Ryan Gosling: Fatal Attractions
Ryan Gosling: Fatal Attractions
You might not know Ryan Gosling's name--yet. But his childhood buddies' should ring a bell. Ever heard of Britney Spears, Christina Aguilera, Justin Timberlake or Keri Russell?
Slay anything: Getting all fired up with Michael Pitt in Murder.
Yep, Gosling--who's now starring in Murder by Numbers--is the next Mickey Mouse Club alum to shimmy back into the limelight. But this time around, you're more likely to see him in a straitjacket than goofy mouse ears. Unlike his fellow Mouseketeers, who took the bright, shiny high road to mainstream pop-culture success, the 21-year-old Canadian has been carving a name for himself as the freaky, broody dude you don't want to run into in a dark alley.
Following smaller parts as a football player in Remember the Titans and a self-hating neo-Nazi Jew in the Showtime flick The Believer, Gosling landed more substantial roles as back-to-back psychopaths. In Murder by Numbers, he's a cocky high schooler being hunted by Sandra Bullock after slaughtering a stranger for kicks. And in the upcoming United States of Leland, he's counseled by Don Cheadle at a juvenile detention center after murdering a 15-year-old autistic kid.
Murder. Mayhem. Madness. It sure is a far cry from the happiest show on earth.
Which got us wondering...
How did he get from Mouseketeer to Murder by Numbers?
"You leave The Mickey Mouse Club, and you have this work ethic you can apply to anything. So, I moved out to Los Angeles. It's the classic story of not eating for a year a half and waiting for the right thing. Then this movie with Denzel Washington came along [Remember the Titans]. Murder by Numbers was a conscious choice to work with Barbet Schroeder. I really like his movies, especially Our Lady of Assassins and his documentaries. It was cool to have the opportunity to work with him."
It's a different sort of Hollywood whodunit.
"It's not actually a whodunit, because in the first 10 minutes, you know whodunit--which is what I thought was interesting about it. It's basically all about how they get caught. It's dealing with the practicalities and the ramifications of committing a murder. The script was very disturbing, and it felt like an interesting look at the realities of murder. It's not glamorized at all. This is what it actually takes to commit a crime like this and try and get away with it."
Good for the Gosling: Running Numbers with Sandra at Sundance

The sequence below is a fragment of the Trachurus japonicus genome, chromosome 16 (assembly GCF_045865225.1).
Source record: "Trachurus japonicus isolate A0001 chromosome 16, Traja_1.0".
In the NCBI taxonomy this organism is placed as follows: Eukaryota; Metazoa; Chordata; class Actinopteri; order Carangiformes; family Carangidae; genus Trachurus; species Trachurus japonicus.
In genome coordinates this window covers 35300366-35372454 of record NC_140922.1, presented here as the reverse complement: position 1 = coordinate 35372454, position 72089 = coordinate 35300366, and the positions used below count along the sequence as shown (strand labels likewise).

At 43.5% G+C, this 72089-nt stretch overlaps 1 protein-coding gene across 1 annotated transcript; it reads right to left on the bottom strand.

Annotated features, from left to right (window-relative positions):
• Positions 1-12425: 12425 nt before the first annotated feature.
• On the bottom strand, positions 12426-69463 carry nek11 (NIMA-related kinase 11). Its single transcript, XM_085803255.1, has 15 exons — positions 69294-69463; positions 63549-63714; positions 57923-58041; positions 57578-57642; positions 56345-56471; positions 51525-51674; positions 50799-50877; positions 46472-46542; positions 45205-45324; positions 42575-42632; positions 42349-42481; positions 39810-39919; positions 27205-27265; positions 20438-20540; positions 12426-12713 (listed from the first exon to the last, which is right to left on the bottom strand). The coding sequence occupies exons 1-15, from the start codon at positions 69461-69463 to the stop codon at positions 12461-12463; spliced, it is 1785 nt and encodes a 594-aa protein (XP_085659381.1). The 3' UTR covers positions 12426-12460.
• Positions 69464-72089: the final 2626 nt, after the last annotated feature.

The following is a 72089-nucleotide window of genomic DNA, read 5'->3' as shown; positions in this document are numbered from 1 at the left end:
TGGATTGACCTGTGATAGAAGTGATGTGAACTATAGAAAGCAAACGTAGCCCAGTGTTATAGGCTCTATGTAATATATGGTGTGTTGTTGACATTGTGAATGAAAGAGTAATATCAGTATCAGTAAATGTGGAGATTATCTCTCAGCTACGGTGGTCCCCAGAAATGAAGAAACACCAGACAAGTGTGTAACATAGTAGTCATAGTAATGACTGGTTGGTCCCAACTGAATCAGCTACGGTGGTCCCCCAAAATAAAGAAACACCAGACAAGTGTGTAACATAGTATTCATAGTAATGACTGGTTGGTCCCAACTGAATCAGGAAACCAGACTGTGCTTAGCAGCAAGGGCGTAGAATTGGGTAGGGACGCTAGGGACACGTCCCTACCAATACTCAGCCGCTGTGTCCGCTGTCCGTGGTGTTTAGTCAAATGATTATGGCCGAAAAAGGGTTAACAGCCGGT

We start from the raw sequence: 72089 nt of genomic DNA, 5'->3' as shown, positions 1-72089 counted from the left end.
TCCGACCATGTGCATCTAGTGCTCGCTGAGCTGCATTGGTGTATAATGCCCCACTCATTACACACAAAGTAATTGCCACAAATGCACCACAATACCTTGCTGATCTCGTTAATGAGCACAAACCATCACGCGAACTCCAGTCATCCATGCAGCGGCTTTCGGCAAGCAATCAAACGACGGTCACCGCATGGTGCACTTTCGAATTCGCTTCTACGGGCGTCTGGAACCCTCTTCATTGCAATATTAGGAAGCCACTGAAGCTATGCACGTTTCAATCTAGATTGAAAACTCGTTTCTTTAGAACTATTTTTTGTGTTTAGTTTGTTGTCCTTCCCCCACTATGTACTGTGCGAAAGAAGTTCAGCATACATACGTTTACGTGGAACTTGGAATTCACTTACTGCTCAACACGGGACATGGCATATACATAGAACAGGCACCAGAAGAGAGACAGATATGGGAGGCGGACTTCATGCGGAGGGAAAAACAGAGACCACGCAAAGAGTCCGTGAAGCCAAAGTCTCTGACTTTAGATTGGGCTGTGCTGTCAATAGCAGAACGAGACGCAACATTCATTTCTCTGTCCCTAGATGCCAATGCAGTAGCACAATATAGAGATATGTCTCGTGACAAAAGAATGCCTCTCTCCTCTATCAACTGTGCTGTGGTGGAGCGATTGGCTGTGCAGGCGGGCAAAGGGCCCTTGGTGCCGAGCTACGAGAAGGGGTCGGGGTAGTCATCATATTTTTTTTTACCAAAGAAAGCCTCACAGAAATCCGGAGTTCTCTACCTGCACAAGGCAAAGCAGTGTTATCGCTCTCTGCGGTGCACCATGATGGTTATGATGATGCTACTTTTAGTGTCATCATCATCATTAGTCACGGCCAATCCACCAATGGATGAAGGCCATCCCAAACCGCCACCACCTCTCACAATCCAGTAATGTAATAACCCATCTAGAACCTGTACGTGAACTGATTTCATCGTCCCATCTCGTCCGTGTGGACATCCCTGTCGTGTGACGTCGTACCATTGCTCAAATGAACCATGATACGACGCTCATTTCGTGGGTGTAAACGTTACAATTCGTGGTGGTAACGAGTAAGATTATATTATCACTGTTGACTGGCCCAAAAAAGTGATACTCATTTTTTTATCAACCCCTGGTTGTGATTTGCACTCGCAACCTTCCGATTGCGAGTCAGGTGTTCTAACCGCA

Did he always know he wanted to be an actor?
"I don't know. I was thinking about normal kid stuff. Being an astronaut or a policeman or a fireman or whatever. I read this thing in the newspaper about an audition for the Micky Mouse Club. I got it. I went out there; it was a great experience. They gave us this great sense of focus. I think it's the main reason why all the kids from the Club are doing as well as they are."
We hear he was Justin Timberlake's roommate during his second season. So, inquiring, screaming girls will want to know: Does he stay in touch with the 'N Syncer?
"No. We don't really talk. It's like high school. You have great friends and then you get older and you just have your own lives. He's very supportive of me, and I'm very, very supportive of him and extremely proud of him. But he's busy."
Proud? C'mon, he must be just a teensy bit jealous--Justin gets the megabucks and the snake-clad girls, and he...well, he gets the artistic integrity that goes along with the smaller, artsy films.
"If a movie I make makes some money, it'll just be icing on the cake. I've become comfortable with the term box-office poison. I've dealt with it. I'm cool with it. Some people make money on their movies, and some people don't. Josh Hartnett can be in anything, and it'll make $40 million. I make something, and if it makes $10, we're lucky. That's just how it goes."
Hmmm...box-office poison or not, at least he can laugh about it.
"I'm not complaining; it's a beautiful life. I have a dog and great friends. And I make movies I want to make. Maybe one day, when I have kids and a family, I might make decisions in order to put my kids through school, but right now, it's just me, and I don't really need the money. It's like being a picky eater. I'm always jealous of people who aren't picky eaters because they can eat anything. I think it's a much better place to be."